Our willingness and ability to deal with the discomfort that comes with change—and our different levels of motivation—are tied to believing that it’s going to be worth it. For example, the return on investment for closing the refrigerator and pantry doors on my comfort foods, bread, ice cream and almost any desert, is happier, more resilient knees. The difficulties of changing these stubborn, self-limiting habits—or turning the corner after a divorce, the loss of a loved one, cancer treatment, a career change, a financial hardship, and so on, cannot be underestimated.
Meeting some of the greatest challenges of our lives and changing our ways takes true grit, hope, humility, and faith. Rising out of the ashes of our Plan A, summoning the faith to try something new, and just stepping up can involve significant changes in our relationships with parents, partners, colleagues—and ourselves. Facing up to, rather than avoiding, issues arising from a struggling marriage, a safe but stagnant job, a health problem, or an addiction takes courage. However, doing so may also open worlds of opportunity for newfound love, hope, healing, redemption, and joy that lead directly to our best possible future.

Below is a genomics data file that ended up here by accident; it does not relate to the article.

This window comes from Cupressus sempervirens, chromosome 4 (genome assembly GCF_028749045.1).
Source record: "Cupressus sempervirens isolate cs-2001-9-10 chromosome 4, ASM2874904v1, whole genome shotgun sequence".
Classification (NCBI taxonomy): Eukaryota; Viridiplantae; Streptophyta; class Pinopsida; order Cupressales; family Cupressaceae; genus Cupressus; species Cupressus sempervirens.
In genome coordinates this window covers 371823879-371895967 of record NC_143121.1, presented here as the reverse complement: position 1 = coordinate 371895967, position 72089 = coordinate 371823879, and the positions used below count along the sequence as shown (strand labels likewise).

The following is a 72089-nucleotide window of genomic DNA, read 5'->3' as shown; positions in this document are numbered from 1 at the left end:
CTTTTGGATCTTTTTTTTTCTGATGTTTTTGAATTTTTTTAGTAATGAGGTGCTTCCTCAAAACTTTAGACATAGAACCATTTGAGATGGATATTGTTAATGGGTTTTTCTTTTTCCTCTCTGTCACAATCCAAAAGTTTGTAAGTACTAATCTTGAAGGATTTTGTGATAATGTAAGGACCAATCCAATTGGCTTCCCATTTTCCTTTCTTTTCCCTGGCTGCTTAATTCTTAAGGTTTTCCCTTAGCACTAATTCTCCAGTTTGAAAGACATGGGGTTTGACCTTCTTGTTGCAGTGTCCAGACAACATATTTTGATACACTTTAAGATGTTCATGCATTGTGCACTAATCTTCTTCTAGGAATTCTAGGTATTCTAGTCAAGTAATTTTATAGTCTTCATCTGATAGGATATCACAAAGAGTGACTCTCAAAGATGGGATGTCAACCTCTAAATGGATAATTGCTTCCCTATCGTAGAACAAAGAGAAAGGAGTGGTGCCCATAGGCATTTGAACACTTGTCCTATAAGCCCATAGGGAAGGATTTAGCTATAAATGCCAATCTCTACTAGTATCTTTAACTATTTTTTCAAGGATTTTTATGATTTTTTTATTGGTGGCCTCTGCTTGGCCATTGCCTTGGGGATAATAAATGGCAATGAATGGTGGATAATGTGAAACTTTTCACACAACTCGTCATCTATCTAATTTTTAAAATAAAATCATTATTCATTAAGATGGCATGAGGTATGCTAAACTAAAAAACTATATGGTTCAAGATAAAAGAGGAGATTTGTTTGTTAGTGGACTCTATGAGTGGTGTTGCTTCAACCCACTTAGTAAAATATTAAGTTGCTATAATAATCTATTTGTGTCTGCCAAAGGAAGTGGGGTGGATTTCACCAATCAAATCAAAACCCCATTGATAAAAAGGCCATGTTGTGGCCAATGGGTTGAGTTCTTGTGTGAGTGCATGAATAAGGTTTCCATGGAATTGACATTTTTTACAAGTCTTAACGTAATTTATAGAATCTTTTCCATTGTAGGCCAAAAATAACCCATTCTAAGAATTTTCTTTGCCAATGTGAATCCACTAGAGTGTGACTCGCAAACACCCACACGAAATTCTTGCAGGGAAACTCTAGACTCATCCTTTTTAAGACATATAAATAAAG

Comfort is a wonderful thing. Life’s soft landings and safe places provide a refuge from its hard edges, frightening uncertainties, and unpredictable dangers. There are, however, comfort zones that only appear to afford us greater safety and familiarity. In time, they become hiding places for the complacent, fearful, passive, lazy, and oblivious parts of ourselves that would sooner escape reality and avoid hard work. Lounging in these discomfort zones, disconnected from people and responsibility, we risk becoming passive-avoidant and/or passive-aggressive. And we miss out on some of life’s greatest opportunities for growth and freedom. Camping out in risk, growth, intimacy, and conflict-averse comfort zones, allows the detached, dishonest, disassociated, and/or mean-spirited, reckless, judgmental, and vengeful parts of us to ferment.